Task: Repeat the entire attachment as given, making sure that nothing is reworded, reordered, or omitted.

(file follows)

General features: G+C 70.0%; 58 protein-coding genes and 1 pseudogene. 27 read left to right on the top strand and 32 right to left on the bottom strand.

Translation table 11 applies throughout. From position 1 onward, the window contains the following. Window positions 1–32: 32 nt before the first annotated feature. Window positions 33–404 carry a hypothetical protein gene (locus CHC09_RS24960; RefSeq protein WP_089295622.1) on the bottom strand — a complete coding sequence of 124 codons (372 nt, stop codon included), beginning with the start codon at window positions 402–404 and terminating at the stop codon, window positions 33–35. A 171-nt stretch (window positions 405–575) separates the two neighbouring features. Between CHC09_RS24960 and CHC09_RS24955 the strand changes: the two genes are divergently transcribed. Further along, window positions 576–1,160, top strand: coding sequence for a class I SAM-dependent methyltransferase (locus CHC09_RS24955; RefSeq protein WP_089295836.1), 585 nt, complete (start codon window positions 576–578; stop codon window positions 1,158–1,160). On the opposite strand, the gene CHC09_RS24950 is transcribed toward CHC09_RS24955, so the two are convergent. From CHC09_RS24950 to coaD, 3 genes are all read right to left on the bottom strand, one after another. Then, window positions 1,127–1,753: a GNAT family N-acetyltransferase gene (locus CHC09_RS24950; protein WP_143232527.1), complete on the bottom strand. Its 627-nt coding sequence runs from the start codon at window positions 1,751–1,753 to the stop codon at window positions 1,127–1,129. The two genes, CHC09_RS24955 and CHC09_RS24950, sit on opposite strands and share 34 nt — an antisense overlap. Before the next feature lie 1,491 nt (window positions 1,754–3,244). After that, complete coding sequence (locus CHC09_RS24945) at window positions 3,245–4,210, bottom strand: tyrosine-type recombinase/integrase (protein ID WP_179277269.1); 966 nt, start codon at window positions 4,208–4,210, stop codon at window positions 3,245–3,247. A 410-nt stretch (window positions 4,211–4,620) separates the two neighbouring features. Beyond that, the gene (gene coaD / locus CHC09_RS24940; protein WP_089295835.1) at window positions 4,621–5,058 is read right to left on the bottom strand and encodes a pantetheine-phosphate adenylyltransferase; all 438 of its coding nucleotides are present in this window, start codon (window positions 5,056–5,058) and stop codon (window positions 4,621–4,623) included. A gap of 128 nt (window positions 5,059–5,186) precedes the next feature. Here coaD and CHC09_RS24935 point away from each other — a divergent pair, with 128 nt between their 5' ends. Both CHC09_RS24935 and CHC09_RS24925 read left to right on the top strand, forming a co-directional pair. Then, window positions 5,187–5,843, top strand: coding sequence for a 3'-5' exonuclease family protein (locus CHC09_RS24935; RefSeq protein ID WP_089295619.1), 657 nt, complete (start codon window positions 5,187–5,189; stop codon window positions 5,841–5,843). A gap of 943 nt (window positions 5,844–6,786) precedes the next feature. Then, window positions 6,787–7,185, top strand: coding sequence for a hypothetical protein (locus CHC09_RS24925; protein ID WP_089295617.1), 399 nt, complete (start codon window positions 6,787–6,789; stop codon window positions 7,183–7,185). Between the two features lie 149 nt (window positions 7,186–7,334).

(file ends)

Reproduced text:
General features: G+C 70.0%; 58 protein-coding genes and 1 pseudogene. 27 read left to right on the top strand and 32 right to left on the bottom strand.

Translation table 11 applies throughout. From position 1 onward, the window contains the following. Window positions 1–32: 32 nt before the first annotated feature. Window positions 33–404 carry a hypothetical protein gene (locus CHC09_RS24960; RefSeq protein WP_089295622.1) on the bottom strand — a complete coding sequence of 124 codons (372 nt, stop codon included), beginning with the start codon at window positions 402–404 and terminating at the stop codon, window positions 33–35. A 171-nt stretch (window positions 405–575) separates the two neighbouring features. Between CHC09_RS24960 and CHC09_RS24955 the strand changes: the two genes are divergently transcribed. Further along, window positions 576–1,160, top strand: coding sequence for a class I SAM-dependent methyltransferase (locus CHC09_RS24955; RefSeq protein WP_089295836.1), 585 nt, complete (start codon window positions 576–578; stop codon window positions 1,158–1,160). On the opposite strand, the gene CHC09_RS24950 is transcribed toward CHC09_RS24955, so the two are convergent. From CHC09_RS24950 to coaD, 3 genes are all read right to left on the bottom strand, one after another. Then, window positions 1,127–1,753: a GNAT family N-acetyltransferase gene (locus CHC09_RS24950; protein WP_143232527.1), complete on the bottom strand. Its 627-nt coding sequence runs from the start codon at window positions 1,751–1,753 to the stop codon at window positions 1,127–1,129. The two genes, CHC09_RS24955 and CHC09_RS24950, sit on opposite strands and share 34 nt — an antisense overlap. Before the next feature lie 1,491 nt (window positions 1,754–3,244). After that, complete coding sequence (locus CHC09_RS24945) at window positions 3,245–4,210, bottom strand: tyrosine-type recombinase/integrase (protein ID WP_179277269.1); 966 nt, start codon at window positions 4,208–4,210, stop codon at window positions 3,245–3,247. A 410-nt stretch (window positions 4,211–4,620) separates the two neighbouring features. Beyond that, the gene (gene coaD / locus CHC09_RS24940; protein WP_089295835.1) at window positions 4,621–5,058 is read right to left on the bottom strand and encodes a pantetheine-phosphate adenylyltransferase; all 438 of its coding nucleotides are present in this window, start codon (window positions 5,056–5,058) and stop codon (window positions 4,621–4,623) included. A gap of 128 nt (window positions 5,059–5,186) precedes the next feature. Here coaD and CHC09_RS24935 point away from each other — a divergent pair, with 128 nt between their 5' ends. Both CHC09_RS24935 and CHC09_RS24925 read left to right on the top strand, forming a co-directional pair. Then, window positions 5,187–5,843, top strand: coding sequence for a 3'-5' exonuclease family protein (locus CHC09_RS24935; RefSeq protein ID WP_089295619.1), 657 nt, complete (start codon window positions 5,187–5,189; stop codon window positions 5,841–5,843). A gap of 943 nt (window positions 5,844–6,786) precedes the next feature. Then, window positions 6,787–7,185, top strand: coding sequence for a hypothetical protein (locus CHC09_RS24925; protein ID WP_089295617.1), 399 nt, complete (start codon window positions 6,787–6,789; stop codon window positions 7,183–7,185). Between the two features lie 149 nt (window positions 7,186–7,334).